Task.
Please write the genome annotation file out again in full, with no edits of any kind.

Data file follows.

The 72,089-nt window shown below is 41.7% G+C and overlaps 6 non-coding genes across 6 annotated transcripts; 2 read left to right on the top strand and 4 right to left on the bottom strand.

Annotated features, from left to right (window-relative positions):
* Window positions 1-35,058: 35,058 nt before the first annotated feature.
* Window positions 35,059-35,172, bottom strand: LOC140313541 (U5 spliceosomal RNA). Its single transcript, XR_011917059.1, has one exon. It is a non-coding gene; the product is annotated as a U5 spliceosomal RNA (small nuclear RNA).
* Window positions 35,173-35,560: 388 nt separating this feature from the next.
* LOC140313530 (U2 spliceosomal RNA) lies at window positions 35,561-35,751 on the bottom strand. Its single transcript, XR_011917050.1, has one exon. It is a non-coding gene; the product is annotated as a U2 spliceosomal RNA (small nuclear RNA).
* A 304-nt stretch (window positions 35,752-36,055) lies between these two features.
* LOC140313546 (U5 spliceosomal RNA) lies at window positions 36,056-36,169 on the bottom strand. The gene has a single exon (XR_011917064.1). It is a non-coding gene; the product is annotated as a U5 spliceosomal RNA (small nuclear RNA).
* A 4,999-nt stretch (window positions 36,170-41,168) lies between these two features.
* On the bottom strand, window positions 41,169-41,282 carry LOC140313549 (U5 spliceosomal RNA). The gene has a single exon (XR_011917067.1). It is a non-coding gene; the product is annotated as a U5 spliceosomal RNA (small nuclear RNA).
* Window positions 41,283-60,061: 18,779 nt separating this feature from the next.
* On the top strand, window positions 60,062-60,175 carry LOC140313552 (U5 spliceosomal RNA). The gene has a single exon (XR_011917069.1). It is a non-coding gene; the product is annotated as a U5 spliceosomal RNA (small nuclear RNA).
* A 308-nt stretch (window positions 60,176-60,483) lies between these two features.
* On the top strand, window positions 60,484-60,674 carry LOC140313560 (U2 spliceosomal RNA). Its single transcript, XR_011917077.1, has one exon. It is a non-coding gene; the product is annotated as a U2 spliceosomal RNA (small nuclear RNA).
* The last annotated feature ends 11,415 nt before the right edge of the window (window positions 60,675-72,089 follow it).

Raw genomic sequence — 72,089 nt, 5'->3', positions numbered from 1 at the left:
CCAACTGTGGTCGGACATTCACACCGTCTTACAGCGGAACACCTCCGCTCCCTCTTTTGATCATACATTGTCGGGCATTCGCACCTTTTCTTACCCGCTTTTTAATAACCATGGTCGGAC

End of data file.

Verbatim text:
The 72,089-nt window shown below is 41.7% G+C and overlaps 6 non-coding genes across 6 annotated transcripts; 2 read left to right on the top strand and 4 right to left on the bottom strand.

Annotated features, from left to right (window-relative positions):
* Window positions 1-35,058: 35,058 nt before the first annotated feature.
* Window positions 35,059-35,172, bottom strand: LOC140313541 (U5 spliceosomal RNA). Its single transcript, XR_011917059.1, has one exon. It is a non-coding gene; the product is annotated as a U5 spliceosomal RNA (small nuclear RNA).
* Window positions 35,173-35,560: 388 nt separating this feature from the next.
* LOC140313530 (U2 spliceosomal RNA) lies at window positions 35,561-35,751 on the bottom strand. Its single transcript, XR_011917050.1, has one exon. It is a non-coding gene; the product is annotated as a U2 spliceosomal RNA (small nuclear RNA).
* A 304-nt stretch (window positions 35,752-36,055) lies between these two features.
* LOC140313546 (U5 spliceosomal RNA) lies at window positions 36,056-36,169 on the bottom strand. The gene has a single exon (XR_011917064.1). It is a non-coding gene; the product is annotated as a U5 spliceosomal RNA (small nuclear RNA).
* A 4,999-nt stretch (window positions 36,170-41,168) lies between these two features.
* On the bottom strand, window positions 41,169-41,282 carry LOC140313549 (U5 spliceosomal RNA). The gene has a single exon (XR_011917067.1). It is a non-coding gene; the product is annotated as a U5 spliceosomal RNA (small nuclear RNA).
* Window positions 41,283-60,061: 18,779 nt separating this feature from the next.
* On the top strand, window positions 60,062-60,175 carry LOC140313552 (U5 spliceosomal RNA). The gene has a single exon (XR_011917069.1). It is a non-coding gene; the product is annotated as a U5 spliceosomal RNA (small nuclear RNA).
* A 308-nt stretch (window positions 60,176-60,483) lies between these two features.
* On the top strand, window positions 60,484-60,674 carry LOC140313560 (U2 spliceosomal RNA). Its single transcript, XR_011917077.1, has one exon. It is a non-coding gene; the product is annotated as a U2 spliceosomal RNA (small nuclear RNA).
* The last annotated feature ends 11,415 nt before the right edge of the window (window positions 60,675-72,089 follow it).

Raw genomic sequence — 72,089 nt, 5'->3', positions numbered from 1 at the left:
CCAACTGTGGTCGGACATTCACACCGTCTTACAGCGGAACACCTCCGCTCCCTCTTTTGATCATACATTGTCGGGCATTCGCACCTTTTCTTACCCGCTTTTTAATAACCATGGTCGGAC